The Geneva talks include some 40 groups, including political and military actors, women, civilians, victims and members of the Syrian diaspora.
Participants also include international players, such as Iran.
If successful, the talks may result in a “Geneva III” process, a reference to the Geneva I conference on Syria in 2012 and the Geneva II Middle East Peace Conference last year that was led by the UN peace envoy for Syria, Lakhdar Brahimi.
The main principles set in the final statement from Geneva I included an end to all violence and a “Syrian-led transition”. Neither objective was reached.
Still, Syrian cabinet minister Bishr Riyad Yazigi thinks the talks are “a good thing”, but refrains from further comment.
Others are less confident.
“I do not think that there is any chance that these talks will actually lead to success and to a solution for the conflict," says Professor Gunter Meyer, director of the Center for Research into the Arabic World at the University of Mainz.
He thinks that the opposition has significantly increased its strength, helped by Turkey, Qatar and Saudi Arabia.
“For the first time, these groups that in the past have been fighting against each other, they are now united in order to fight against the government,” he said.
Meanwhile, the position of Assad seems to be gradually weakening, though Meyer believes he will not give in to any demands that he step down. Earlier reports that Damascus gave orders to the Alawi population to evacuate to the coastal city of Latakia were denied as rumours and opposition propaganda, but they may as well be the writing on the wall that convince Assad never to relinquish power, according to Meyer.
“He is not prepared to do so, because he is well aware that this will mean that the power is taken over by the hard-core Islamists, and it will open also the door to a further expansion of the Islamic State armed group,” he said.
Meyer thinks this may result in possible massacres of the Alawi and Christian populations and other religious minorities.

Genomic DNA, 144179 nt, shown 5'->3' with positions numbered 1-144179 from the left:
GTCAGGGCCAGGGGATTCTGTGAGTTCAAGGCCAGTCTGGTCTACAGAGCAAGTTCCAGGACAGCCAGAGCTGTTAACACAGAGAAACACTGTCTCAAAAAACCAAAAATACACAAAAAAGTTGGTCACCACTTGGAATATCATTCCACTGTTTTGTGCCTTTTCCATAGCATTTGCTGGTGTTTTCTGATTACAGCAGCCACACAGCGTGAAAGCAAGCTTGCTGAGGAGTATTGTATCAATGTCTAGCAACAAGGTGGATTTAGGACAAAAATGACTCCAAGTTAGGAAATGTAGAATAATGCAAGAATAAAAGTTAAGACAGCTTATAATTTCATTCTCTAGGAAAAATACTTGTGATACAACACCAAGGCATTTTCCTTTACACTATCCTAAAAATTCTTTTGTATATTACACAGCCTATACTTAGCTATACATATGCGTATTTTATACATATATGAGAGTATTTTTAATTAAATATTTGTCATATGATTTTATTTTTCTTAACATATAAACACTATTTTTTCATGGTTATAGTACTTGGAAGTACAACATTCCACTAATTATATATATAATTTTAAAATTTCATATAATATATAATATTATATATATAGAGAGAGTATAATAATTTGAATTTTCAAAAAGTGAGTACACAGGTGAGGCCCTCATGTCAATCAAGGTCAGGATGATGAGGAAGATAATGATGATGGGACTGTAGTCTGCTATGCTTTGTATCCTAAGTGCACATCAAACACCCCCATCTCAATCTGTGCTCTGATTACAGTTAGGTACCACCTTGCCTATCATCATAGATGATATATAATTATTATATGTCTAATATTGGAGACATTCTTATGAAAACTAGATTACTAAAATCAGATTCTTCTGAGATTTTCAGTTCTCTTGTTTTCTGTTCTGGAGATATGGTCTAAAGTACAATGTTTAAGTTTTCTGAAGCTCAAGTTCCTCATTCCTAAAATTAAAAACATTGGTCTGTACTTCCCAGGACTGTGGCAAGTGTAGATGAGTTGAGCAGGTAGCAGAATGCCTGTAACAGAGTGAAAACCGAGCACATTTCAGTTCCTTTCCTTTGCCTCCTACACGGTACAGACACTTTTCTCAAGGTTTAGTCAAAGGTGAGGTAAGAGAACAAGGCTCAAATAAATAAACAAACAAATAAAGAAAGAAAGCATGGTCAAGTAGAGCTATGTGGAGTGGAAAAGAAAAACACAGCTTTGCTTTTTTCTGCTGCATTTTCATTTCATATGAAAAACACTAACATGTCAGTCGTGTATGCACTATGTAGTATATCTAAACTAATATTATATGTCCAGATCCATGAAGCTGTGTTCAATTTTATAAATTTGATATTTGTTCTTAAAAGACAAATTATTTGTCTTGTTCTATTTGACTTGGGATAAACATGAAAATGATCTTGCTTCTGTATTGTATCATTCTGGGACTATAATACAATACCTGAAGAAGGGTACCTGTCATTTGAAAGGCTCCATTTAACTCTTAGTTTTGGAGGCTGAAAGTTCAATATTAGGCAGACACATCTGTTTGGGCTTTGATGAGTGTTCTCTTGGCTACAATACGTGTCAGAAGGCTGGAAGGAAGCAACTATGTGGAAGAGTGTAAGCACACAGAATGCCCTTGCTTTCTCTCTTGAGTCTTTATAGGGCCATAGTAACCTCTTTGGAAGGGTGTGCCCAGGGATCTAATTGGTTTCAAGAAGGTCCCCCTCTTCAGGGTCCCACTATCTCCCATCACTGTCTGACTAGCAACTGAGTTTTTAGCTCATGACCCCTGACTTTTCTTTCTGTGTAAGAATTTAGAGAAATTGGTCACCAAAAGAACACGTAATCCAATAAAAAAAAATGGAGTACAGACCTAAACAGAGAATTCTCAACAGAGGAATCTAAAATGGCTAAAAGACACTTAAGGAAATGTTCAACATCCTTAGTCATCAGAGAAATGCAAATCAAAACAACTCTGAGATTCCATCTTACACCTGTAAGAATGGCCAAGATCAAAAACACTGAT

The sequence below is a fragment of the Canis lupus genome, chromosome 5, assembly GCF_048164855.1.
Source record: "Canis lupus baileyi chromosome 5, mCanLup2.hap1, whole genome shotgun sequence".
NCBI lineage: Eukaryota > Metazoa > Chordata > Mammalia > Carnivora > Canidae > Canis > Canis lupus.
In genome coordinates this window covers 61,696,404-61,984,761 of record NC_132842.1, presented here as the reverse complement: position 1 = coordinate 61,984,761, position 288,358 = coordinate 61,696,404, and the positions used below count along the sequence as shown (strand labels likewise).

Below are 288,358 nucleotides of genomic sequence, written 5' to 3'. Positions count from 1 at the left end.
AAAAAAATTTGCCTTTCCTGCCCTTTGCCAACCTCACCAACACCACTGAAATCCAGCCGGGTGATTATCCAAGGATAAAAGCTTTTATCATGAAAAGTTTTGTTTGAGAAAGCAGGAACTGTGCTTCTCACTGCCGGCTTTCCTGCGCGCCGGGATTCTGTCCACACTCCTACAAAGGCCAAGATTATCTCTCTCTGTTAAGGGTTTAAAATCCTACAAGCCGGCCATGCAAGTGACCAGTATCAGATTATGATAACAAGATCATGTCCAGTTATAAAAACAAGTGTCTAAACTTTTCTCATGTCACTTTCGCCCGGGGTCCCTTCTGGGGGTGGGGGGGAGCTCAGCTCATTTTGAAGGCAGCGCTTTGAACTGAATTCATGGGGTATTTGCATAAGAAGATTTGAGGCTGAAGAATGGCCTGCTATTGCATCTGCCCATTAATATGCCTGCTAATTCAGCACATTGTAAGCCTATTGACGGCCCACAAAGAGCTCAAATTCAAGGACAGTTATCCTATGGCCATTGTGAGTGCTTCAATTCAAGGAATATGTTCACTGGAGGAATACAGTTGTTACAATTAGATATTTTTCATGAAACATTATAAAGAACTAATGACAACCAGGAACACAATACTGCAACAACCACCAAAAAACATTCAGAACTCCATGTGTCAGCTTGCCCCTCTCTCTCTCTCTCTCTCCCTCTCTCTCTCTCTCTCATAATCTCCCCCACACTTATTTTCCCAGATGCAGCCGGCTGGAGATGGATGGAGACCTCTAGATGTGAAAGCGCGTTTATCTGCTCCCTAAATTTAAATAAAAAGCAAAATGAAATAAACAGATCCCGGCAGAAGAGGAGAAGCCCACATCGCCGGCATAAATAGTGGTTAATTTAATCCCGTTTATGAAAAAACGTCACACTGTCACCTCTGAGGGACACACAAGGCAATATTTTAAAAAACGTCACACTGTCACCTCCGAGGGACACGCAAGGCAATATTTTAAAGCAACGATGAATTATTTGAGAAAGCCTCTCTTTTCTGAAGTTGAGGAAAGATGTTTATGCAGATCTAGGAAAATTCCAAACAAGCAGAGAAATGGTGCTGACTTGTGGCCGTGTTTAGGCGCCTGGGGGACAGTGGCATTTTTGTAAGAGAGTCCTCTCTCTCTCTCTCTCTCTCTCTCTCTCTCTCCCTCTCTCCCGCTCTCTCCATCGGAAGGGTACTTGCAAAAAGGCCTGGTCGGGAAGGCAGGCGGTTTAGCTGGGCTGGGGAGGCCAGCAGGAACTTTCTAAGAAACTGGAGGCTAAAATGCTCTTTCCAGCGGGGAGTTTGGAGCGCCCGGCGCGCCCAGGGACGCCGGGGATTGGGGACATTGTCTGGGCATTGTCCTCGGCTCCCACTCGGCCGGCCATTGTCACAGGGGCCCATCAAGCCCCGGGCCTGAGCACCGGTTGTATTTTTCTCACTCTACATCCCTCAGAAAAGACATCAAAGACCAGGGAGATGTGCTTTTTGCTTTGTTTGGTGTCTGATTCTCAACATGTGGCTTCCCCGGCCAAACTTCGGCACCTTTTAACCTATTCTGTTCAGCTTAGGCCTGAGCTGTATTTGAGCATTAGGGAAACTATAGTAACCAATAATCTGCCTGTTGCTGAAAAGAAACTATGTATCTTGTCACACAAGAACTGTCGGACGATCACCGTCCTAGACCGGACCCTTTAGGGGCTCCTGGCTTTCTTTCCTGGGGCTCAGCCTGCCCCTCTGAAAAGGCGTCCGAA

Amnesty International released a report which found that civilians in Aleppo are suffering “unthinkable atrocities,” and it says that Damascus makes extensive use of barrel bombs, causing the death of more than 3,000 people since last year.
Syrian human rights organisations confirm the findings of the Amnesty report.
“The Syrian regime has committed a number of crimes against humanity, by dropping the exploding barrels and by targeting civilian areas and killing civilians,” according to Walid Saffour, chairman of the Syrian Human Rights Committee.
“Every day some neighbourhoods are being bombed and schools are targeted. People fear for the lives of their children, after schools were targeted. People don’t live in their houses anymore as they are being targeted by barrel bombs.”
Civilians in other cities suffer as much as those in Aleppo, says Saffour.
“The Syrian regime attacks places that are run by the Syrian opposition and try to make it an example to the others," he said. "In the past Homs was destroyed, and more than 2 million people were deported from that city.”
The Amnesty report coincides with the opening of the Geneva gathering, but it may not have much influence, says Meyer.
“Of course it is a blow against the government. Using the barrel bombs paints a very negative picture," he said. "But the regime is losing at the moment, and it may affect world opinion, but I don’t think it will affect the situation on the ground.”
UN's peace envoy for Syria, Staffan de Mistura, said that the talks are scheduled to last six weeks.
The Islamic State group and Al-Nusra Front were not invited to take part in the discussions.